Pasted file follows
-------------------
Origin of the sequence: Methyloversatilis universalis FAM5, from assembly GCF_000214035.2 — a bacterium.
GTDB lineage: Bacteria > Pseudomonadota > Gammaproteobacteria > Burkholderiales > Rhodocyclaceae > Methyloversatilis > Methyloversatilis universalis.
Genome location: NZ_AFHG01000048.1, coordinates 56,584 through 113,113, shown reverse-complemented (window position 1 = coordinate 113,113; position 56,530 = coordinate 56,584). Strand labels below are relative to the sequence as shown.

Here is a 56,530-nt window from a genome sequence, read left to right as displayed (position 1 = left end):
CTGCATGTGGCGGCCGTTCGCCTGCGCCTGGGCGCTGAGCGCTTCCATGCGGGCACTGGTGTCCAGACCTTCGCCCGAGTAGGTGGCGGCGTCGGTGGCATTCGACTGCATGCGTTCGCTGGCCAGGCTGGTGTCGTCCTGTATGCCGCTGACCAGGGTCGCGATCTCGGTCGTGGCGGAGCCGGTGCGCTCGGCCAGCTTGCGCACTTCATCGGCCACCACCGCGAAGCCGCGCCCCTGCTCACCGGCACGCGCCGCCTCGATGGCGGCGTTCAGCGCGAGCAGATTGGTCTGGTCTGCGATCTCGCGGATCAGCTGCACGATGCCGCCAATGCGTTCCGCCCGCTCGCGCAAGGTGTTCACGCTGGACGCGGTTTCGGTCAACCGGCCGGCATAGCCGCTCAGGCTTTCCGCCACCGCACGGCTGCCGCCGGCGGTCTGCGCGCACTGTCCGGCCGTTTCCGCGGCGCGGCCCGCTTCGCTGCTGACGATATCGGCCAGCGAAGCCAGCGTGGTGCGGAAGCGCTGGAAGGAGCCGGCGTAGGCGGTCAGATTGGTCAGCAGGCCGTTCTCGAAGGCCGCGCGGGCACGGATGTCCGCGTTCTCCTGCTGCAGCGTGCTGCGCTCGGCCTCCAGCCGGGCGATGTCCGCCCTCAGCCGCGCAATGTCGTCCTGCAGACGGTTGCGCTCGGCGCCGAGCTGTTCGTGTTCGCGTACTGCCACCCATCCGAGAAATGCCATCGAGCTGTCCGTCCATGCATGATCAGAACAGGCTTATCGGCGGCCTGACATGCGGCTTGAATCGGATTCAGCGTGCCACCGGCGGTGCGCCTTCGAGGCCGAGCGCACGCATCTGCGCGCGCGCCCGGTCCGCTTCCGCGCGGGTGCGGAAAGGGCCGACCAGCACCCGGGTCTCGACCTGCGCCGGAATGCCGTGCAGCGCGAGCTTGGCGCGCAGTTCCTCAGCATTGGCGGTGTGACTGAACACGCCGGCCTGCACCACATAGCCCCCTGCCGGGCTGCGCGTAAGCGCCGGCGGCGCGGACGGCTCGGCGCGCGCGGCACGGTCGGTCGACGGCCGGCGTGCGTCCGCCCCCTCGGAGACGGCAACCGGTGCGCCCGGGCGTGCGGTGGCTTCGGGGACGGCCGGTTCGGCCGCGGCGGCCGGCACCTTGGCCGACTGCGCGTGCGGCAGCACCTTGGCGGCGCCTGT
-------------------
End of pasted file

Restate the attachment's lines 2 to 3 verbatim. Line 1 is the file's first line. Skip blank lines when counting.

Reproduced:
GTDB lineage: Bacteria > Pseudomonadota > Gammaproteobacteria > Burkholderiales > Rhodocyclaceae > Methyloversatilis > Methyloversatilis universalis.
Genome location: NZ_AFHG01000048.1, coordinates 56,584 through 113,113, shown reverse-complemented (window position 1 = coordinate 113,113; position 56,530 = coordinate 56,584). Strand labels below are relative to the sequence as shown.